- G-5 Comparative Studies
Albright, Daniel. QUANTUM POETICS: YEATS, POUND, ELIOT, AND THE SCIENCE OF MODERNISM. Cambridge University Press, 1997. x + 307 pp. $59.95.
Feng, Pin-chia. THE FEMALE BILDUNGSROMAN BY TONI MORRISON AND MAXINE HONG KINGSTON: A POSTMODERN READING. Peter Lang Publishing, 1997. $49.95.
Harrison, Suzan. EUDORA WELTY AND VIRGINIA WOOLF: GENDER, GENRE, AND INFLUENCE. Louisiana State University Press, 1997. 158 pp. $27.50.
Lamos, Colleen. DEVIANT MODERNISM: SEXUAL AND TEXTUAL ERRANCY IN T.S. ELIOT, JAMES JOYCE, AND MARCEL PROUST. Cambridge University Press, 1998. 269 pp. $59.95.
Lamos deals cogently with the problem of whether Modernism was progressive or conservative: her dynamic view is that it involved an interplay between opposing intentions. The key Modernists Eliot, Joyce, and Proust all presented ideas of order, yet wrote sprawling works that contradicted those ideas by falling into error or actively pursuing it into errancy. Lamos sees order called into question by issues of gender and sexuality. The efforts of these [End Page 456] writers to maintain masculine authority are led astray by the mystery of feminine sexuality and the suppression of homosexuality, so the interaction of historical gender forces gives form to their writings.
Lamos shows that Eliot’s criticism strives to exclude impurity, yet his poems violate the purity he aims at, starting with the early “Ode.” Ulysses is devoted to error to such an extent that any significant attempt to detect truth in the book can only be an interpretation. Remembrance of Things Past sets out to find the key to lost time, but ends up lost in digressions and postponing the explanation. Lamos argues that in this collapse of clear distinction, heterosexuality and homosexuality ultimately cannot be separated. She makes many striking points about all three writers, especially Joyce. A flaw in the book is that it concentrates most on Eliot, yet Lamos is better at discussing prose than poetry. She writes lucidly, with a cool intensity, however, that conveys the power of her skeptical logic. This eye-opening book utterly transforms our vision of Modernism in a fruitful and forward-looking way. SBr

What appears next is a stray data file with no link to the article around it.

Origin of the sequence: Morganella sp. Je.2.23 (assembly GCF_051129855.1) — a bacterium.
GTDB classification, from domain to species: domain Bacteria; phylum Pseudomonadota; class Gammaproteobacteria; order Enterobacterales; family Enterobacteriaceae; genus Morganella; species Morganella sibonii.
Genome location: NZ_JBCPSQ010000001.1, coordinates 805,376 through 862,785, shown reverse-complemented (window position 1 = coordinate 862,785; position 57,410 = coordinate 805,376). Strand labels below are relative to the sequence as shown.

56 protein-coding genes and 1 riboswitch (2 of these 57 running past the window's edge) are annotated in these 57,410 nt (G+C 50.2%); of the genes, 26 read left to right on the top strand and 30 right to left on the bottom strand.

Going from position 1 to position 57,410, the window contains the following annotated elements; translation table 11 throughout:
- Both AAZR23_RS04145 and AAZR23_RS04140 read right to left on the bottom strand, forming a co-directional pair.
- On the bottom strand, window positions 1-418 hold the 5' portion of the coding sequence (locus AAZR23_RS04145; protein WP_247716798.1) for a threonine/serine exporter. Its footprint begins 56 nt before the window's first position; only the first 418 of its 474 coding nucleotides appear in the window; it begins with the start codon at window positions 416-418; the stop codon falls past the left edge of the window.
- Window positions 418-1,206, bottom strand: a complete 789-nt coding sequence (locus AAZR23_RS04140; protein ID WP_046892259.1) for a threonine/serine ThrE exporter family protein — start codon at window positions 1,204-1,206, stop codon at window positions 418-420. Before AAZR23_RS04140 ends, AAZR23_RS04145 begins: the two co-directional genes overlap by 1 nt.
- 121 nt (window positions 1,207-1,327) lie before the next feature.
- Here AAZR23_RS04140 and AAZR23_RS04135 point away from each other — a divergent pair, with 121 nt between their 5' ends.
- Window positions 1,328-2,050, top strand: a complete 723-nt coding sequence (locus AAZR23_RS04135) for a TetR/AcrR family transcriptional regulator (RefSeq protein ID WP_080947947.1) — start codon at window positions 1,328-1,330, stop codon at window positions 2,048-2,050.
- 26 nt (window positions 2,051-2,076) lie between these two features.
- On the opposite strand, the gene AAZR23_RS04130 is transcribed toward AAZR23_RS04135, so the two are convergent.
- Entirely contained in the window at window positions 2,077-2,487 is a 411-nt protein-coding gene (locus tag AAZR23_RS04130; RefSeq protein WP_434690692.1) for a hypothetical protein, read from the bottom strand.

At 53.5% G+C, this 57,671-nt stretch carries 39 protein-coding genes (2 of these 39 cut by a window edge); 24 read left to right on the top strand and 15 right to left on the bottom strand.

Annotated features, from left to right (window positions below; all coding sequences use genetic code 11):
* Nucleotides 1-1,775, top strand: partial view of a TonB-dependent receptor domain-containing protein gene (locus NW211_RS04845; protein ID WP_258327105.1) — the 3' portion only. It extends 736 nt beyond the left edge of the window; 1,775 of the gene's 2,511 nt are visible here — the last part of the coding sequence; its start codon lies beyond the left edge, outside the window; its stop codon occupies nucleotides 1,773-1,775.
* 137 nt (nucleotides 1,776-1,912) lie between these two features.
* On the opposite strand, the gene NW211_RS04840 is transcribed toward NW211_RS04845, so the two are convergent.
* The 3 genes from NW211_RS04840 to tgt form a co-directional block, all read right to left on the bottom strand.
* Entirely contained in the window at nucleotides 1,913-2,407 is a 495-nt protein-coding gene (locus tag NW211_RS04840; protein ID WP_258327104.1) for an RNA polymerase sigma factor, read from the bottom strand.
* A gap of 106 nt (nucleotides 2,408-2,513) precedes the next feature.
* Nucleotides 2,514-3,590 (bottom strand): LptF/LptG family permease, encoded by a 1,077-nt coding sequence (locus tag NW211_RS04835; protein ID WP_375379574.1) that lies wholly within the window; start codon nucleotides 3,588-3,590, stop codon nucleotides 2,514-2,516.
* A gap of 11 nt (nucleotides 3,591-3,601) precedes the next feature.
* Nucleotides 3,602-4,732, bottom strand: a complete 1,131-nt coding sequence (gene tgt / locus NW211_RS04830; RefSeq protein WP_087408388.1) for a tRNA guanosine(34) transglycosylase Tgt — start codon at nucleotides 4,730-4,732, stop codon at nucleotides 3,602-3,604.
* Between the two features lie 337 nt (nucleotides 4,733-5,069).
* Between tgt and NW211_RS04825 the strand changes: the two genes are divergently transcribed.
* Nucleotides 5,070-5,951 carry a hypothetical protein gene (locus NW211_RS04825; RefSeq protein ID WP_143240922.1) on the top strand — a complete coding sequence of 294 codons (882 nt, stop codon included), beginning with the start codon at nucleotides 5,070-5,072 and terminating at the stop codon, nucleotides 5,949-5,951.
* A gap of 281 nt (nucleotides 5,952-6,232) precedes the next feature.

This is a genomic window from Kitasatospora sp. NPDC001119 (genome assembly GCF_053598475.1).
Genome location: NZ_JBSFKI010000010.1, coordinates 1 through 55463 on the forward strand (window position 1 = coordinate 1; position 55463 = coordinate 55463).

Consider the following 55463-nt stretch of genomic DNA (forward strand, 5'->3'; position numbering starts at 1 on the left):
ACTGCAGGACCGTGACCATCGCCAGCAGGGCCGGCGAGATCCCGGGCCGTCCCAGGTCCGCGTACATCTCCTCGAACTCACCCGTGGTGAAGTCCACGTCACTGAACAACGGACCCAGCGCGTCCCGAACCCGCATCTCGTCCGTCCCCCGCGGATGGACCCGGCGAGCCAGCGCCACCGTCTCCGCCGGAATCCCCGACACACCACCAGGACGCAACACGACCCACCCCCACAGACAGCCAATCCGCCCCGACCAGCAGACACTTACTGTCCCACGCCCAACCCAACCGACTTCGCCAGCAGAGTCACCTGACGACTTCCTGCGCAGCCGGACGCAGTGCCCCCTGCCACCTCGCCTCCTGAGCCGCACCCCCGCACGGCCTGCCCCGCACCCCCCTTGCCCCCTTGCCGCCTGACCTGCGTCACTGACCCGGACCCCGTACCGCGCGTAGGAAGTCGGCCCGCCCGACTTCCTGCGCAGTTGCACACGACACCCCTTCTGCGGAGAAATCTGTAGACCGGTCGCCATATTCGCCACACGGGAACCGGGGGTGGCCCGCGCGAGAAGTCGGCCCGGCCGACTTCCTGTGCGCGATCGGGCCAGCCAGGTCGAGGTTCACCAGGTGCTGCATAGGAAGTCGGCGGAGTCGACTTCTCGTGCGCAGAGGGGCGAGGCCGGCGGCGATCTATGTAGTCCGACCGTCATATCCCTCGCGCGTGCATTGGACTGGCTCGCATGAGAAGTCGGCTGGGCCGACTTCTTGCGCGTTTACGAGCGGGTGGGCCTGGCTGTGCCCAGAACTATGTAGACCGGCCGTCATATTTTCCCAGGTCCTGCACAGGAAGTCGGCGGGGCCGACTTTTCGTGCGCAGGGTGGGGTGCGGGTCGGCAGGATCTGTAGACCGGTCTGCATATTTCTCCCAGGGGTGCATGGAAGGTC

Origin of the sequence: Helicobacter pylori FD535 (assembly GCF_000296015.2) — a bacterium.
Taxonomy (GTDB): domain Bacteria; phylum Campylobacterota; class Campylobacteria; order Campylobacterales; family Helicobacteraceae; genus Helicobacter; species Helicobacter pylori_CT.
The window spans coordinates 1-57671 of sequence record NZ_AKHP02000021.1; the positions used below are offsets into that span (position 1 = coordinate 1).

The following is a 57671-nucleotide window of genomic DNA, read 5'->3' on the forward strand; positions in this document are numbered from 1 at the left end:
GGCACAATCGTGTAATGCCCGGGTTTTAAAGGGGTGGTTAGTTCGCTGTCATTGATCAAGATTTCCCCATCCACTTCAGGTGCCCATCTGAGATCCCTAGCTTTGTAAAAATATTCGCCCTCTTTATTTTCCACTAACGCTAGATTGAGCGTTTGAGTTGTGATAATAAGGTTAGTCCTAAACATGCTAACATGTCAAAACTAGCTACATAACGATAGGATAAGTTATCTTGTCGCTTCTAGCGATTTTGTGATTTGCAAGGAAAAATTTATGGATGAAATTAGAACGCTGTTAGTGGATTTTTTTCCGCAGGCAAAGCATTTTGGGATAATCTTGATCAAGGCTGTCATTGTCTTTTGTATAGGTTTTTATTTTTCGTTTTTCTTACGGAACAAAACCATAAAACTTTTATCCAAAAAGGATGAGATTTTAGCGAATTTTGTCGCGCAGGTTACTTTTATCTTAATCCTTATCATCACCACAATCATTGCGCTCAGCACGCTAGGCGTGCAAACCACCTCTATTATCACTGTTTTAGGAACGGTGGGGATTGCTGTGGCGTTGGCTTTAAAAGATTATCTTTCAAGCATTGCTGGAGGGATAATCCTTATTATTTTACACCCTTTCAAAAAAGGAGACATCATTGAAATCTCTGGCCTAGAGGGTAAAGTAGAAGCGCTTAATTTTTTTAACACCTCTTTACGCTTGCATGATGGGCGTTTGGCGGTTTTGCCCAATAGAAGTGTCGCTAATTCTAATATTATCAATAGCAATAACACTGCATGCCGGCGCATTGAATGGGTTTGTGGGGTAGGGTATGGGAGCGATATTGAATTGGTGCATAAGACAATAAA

McCarthy, Patrick A., and Paul Tiessen, eds. JOYCE/LOWRY: CRITICAL PERSPECTIVES. University Press of Kentucky, 1997. x + 206 pp. $34.95.
As a reader for the University Press of Kentucky, I had the responsibility to read the manuscript for Joyce/Lowry in an earlier form and, thus, can note now the successful dimensions of this collection. It is more truly comparative than most such groupings, with each of its eleven original essays marking the connections between the two authors, their lives, and their works. Six of the essays discuss shared aspects of Under the Volcano and Ulysses, from their links to Expressionism (by Sherrill Grace), to their comic concerns (Joseph C. Voelker), to their use of and ironic response to anti-Semitism (Brain W. Shaffer). Beyond the familiar generalizations of Joyce’s influence on Lowry, despite the latter’s protestations that there was no influence, this volume makes it undeniably clear that there is a real subject here. “There is . . . no consensus about the Joyce-Lowry relationship,” McCarthy writes, but Joyce/Lowry provides a solid platform on which to base a critical consensus. MPL
Mikkonen, Kai. THE WRITER’S METAMORPHOSIS: TROPES OF LITERARY REFLECTION AND REVISION. Tampere University Press, 1997. 353 pp. No price listed.//Michel Butor, Angel Carter, Maxine Hong Kingston, Philip Roth.
Stitt, Peter. UNCERTAINTY AND PLENTITUDE. University of Iowa Press, 1997. 197 pp. $27.95.
Weinstein, Philip M. WHAT ELSE BUT LOVE? THE ORDEAL OF RACE IN FAULKNER AND MORRISON. Columbia University Press, 1996. 237 pp. $17.95 paper. [End Page 457]
Weinstein argues that what makes Faulkner and Morrison great novelists is that their formal excellence engages and springs from the deepest conflicts in American society. His book is thematically organized and goes back and forth from Faulknerian examples (in most of his novels) to Morrisonian ones (in all of hers up to Jazz). The first chapter demonstrates that Faulkner’s portrayal of Dilsey Gibson, his greatest black female character, was inspired and limited by his relation to the black servant who raised him; then it contrasts Dilsey with Morrison’s opening up of...